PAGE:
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We have come to our decision that any recovery for cancer damages must await the actuality of cancer by balancing the need for finality against countervailing factors which militate in favor of the splitting of the actions. This balancing process recognizes that the desirable goal of finality is not an absolute and that the procedural rule against splitting causes of action must be relaxed when equitable considerations demand it. For example, in Rosenthal v. Scott, 150 So.2d 433 (Fla.1961), rev'd on rehearing, 150 So.2d 436 (Fla.1963), the court held that the plaintiff could sue to recover for personal injuries sustained in a car accident subsequent to a suit brought and settled by his insurance company, as subrogee, for property damage incurred in the same accident. The court "recognize[d] the majority rule against splitting," but concluded that applying the rule in such a case would "defeat the ends of justice." 150 So.2d at 438. It reasoned that the scope of property damage is often more quickly ascertainable than the scope of personal injuries, and it would be inequitable to force the subrogated insurer to wait perhaps several years to recover money it has advanced for property damages or to force an injured party to bring a personal injury action before the extent of his injuries is known. See also Edelman v. Kolker, 194 So.2d 683 (Fla.3d DCA 1967) (insurer's property damage suit brought subsequent to plaintiff's successful personal injury suit did not violate rule against splitting); Emmco Ins. Co. v. Bankston, 163 So.2d 24, 26 (Fla.3d DCA 1964) (where insured had sued defendant for personal injuries arising from car accident, rule against splitting did not prevent insurer as subrogee from suing defendant, since such a suit "is not unjust to the wrongdoer, who is thereby required to pay only full amount for which he is liable because of his wrong or tort"). Again, in McKibben v. Zamora, 358 So.2d 866, despite holding that the rule against splitting prevented the plaintiff from bringing an action for personal and permanent injuries after having obtained a judgment for property damage in an earlier action arising out of the same car accident, this court recognized that a determination of whether a plaintiff has improperly split an action "requires a balancing of interests." Id. at 869. In McKibben, the court reasoned that the compelling need to put an end to litigation in "an already burdened judicial system," id., outweighed in the particular case the plaintiff's need to sue for property damage and later, having reached the no-fault threshold of $1,000 in personal injury damages or suffered permanent injury as required by Section 627.737(2), Florida Statutes (1975), to sue for these latter damages. But, as will be seen, to permit a separate action for cancer arising from exposure to asbestos will ultimately prevent rather than promote vexatious litigation and a multiplicity of lawsuits, and thus advance the goals of the rule against splitting.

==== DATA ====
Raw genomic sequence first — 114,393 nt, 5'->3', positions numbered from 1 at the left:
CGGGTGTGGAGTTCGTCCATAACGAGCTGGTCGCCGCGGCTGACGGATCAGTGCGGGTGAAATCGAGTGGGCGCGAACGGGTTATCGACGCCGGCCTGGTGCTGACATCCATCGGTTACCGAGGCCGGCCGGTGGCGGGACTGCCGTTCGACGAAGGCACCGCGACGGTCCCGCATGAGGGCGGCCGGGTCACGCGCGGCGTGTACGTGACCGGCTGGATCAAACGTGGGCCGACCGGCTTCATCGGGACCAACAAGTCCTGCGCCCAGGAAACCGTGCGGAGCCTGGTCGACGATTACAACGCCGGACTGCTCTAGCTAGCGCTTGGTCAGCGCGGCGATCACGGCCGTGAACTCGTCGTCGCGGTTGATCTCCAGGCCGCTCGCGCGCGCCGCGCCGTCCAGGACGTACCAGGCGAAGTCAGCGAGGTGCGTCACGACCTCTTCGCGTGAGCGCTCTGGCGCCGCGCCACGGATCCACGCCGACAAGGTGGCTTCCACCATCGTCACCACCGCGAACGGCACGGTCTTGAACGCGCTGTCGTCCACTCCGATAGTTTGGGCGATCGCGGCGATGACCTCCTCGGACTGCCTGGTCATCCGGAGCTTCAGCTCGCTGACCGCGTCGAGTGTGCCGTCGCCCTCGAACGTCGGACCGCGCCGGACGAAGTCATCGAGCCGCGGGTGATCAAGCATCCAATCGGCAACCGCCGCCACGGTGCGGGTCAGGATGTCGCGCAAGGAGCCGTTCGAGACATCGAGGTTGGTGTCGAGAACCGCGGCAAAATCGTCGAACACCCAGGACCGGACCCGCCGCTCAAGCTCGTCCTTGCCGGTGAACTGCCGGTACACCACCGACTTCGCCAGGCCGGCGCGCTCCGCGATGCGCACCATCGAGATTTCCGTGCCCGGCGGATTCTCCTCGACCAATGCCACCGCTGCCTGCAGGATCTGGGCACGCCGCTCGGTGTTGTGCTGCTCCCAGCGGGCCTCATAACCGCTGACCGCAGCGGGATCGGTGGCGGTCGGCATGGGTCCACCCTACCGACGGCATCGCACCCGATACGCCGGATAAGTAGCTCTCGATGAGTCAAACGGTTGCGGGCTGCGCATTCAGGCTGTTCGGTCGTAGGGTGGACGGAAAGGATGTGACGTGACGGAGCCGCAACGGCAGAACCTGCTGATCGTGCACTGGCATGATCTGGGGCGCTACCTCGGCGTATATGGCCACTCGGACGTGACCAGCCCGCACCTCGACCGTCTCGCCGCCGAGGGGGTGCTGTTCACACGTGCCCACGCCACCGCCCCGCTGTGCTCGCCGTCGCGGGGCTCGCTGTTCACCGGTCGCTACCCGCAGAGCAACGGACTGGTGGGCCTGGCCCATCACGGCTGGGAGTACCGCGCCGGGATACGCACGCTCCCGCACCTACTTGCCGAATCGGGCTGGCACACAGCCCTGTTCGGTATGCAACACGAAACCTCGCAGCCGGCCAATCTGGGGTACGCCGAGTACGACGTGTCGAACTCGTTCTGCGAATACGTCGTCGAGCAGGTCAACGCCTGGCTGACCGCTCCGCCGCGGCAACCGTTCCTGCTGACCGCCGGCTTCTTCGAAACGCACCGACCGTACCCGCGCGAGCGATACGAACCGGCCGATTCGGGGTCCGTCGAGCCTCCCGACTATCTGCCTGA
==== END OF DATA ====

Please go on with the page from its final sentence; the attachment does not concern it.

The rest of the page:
II.

The objectives of the rule against splitting causes of action--finality and judicial economy--are, ironically, at odds in the present case. Admittedly, to permit a separate action for cancer if and when it occurs does not promote finality. But to permit an action for cancer only if and when it occurs most assuredly promotes judicial economy by discouraging the filing of anticipatory lawsuits and the concomitant protraction of pending lawsuits so as to allow the still inchoate cancer claim to ripen. Moreover, the alternative of sanctioning a damage award in the single action for the risk of cancer encourages the use of speculative testimony and leads, necessarily, to inequitable results.

Page 522

A.

Only by understanding the relationship between the diseases resulting from exposure to asbestos can one understand that permitting recovery for the risk of cancer can generate more lawsuits, and protract existing ones. The parties agree that asbestosis and cancer are distinct and separate diseases which emanate from the same cause--exposure to asbestos. See Wilson v. Johns-Manville Sales Corp., 684 F.2d 111, 117 n. 33 (D.C.Cir.1982). It is widely accepted by the scientific community that asbestosis and cancer are not medically linked, that is, cancer is not an outgrowth or complication of asbestosis. 7 Id. Nonetheless, it has been estimated that fifteen percent of those persons who contract...